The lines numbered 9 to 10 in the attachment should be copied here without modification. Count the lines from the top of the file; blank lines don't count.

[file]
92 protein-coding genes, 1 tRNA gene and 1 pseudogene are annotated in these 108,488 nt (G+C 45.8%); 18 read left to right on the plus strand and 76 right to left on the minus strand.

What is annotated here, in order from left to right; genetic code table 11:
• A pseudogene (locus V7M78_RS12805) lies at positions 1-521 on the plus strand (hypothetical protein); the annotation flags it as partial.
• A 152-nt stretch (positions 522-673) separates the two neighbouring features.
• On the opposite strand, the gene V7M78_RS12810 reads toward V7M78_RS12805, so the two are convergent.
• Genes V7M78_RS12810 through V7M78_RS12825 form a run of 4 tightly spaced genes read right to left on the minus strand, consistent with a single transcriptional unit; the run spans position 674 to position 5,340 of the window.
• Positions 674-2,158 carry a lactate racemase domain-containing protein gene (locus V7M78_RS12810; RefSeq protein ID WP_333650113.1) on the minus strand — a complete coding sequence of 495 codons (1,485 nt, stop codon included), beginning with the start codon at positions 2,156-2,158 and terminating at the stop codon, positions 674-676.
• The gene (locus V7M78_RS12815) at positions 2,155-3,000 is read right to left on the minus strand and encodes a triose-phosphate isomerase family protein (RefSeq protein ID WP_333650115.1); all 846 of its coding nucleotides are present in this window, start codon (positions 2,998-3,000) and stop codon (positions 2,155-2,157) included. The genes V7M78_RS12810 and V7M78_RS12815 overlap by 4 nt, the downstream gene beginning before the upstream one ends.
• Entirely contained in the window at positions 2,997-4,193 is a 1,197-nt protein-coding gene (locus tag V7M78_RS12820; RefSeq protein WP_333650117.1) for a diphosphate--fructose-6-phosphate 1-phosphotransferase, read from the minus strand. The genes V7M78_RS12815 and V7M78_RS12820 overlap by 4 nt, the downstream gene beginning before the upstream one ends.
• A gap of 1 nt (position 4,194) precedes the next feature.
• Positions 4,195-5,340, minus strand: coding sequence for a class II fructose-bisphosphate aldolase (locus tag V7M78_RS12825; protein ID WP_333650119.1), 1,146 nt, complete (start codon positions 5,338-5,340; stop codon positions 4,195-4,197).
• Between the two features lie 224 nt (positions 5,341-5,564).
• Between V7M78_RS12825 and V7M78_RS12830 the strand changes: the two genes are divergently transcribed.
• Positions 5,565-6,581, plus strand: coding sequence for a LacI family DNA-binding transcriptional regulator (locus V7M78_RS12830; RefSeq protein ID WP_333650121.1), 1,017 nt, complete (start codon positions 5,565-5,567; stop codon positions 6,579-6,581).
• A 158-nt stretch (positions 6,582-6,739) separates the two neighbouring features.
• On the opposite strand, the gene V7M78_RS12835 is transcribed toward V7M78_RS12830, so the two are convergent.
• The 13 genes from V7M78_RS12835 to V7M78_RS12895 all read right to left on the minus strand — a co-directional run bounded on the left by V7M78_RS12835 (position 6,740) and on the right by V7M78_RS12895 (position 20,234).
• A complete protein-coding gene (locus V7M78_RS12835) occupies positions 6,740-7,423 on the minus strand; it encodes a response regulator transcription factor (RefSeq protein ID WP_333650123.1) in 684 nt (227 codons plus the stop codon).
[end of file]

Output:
• Entirely contained in the window at positions 2,997-4,193 is a 1,197-nt protein-coding gene (locus tag V7M78_RS12820; RefSeq protein WP_333650117.1) for a diphosphate--fructose-6-phosphate 1-phosphotransferase, read from the minus strand. The genes V7M78_RS12815 and V7M78_RS12820 overlap by 4 nt, the downstream gene beginning before the upstream one ends.
• A gap of 1 nt (position 4,194) precedes the next feature.